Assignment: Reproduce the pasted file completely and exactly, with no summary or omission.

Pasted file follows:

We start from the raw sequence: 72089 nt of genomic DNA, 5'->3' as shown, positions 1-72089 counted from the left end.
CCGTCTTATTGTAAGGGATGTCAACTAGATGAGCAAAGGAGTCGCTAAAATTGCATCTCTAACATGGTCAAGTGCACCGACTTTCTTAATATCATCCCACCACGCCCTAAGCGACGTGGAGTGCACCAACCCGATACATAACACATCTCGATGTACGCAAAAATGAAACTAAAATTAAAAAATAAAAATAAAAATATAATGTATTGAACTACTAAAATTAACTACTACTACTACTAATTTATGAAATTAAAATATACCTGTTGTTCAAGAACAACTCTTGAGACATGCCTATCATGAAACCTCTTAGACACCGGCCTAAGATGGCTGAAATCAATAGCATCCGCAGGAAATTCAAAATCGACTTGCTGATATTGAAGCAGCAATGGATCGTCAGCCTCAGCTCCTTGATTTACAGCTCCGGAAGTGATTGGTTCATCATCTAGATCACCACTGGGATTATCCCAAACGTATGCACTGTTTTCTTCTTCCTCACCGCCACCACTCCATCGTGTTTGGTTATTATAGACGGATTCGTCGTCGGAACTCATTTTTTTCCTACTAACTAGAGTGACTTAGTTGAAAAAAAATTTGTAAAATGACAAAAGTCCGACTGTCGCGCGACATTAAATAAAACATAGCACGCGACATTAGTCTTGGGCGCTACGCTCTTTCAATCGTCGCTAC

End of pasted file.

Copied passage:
We start from the raw sequence: 72089 nt of genomic DNA, 5'->3' as shown, positions 1-72089 counted from the left end.
CCGTCTTATTGTAAGGGATGTCAACTAGATGAGCAAAGGAGTCGCTAAAATTGCATCTCTAACATGGTCAAGTGCACCGACTTTCTTAATATCATCCCACCACGCCCTAAGCGACGTGGAGTGCACCAACCCGATACATAACACATCTCGATGTACGCAAAAATGAAACTAAAATTAAAAAATAAAAATAAAAATATAATGTATTGAACTACTAAAATTAACTACTACTACTACTAATTTATGAAATTAAAATATACCTGTTGTTCAAGAACAACTCTTGAGACATGCCTATCATGAAACCTCTTAGACACCGGCCTAAGATGGCTGAAATCAATAGCATCCGCAGGAAATTCAAAATCGACTTGCTGATATTGAAGCAGCAATGGATCGTCAGCCTCAGCTCCTTGATTTACAGCTCCGGAAGTGATTGGTTCATCATCTAGATCACCACTGGGATTATCCCAAACGTATGCACTGTTTTCTTCTTCCTCACCGCCACCACTCCATCGTGTTTGGTTATTATAGACGGATTCGTCGTCGGAACTCATTTTTTTCCTACTAACTAGAGTGACTTAGTTGAAAAAAAATTTGTAAAATGACAAAAGTCCGACTGTCGCGCGACATTAAATAAAACATAGCACGCGACATTAGTCTTGGGCGCTACGCTCTTTCAATCGTCGCTAC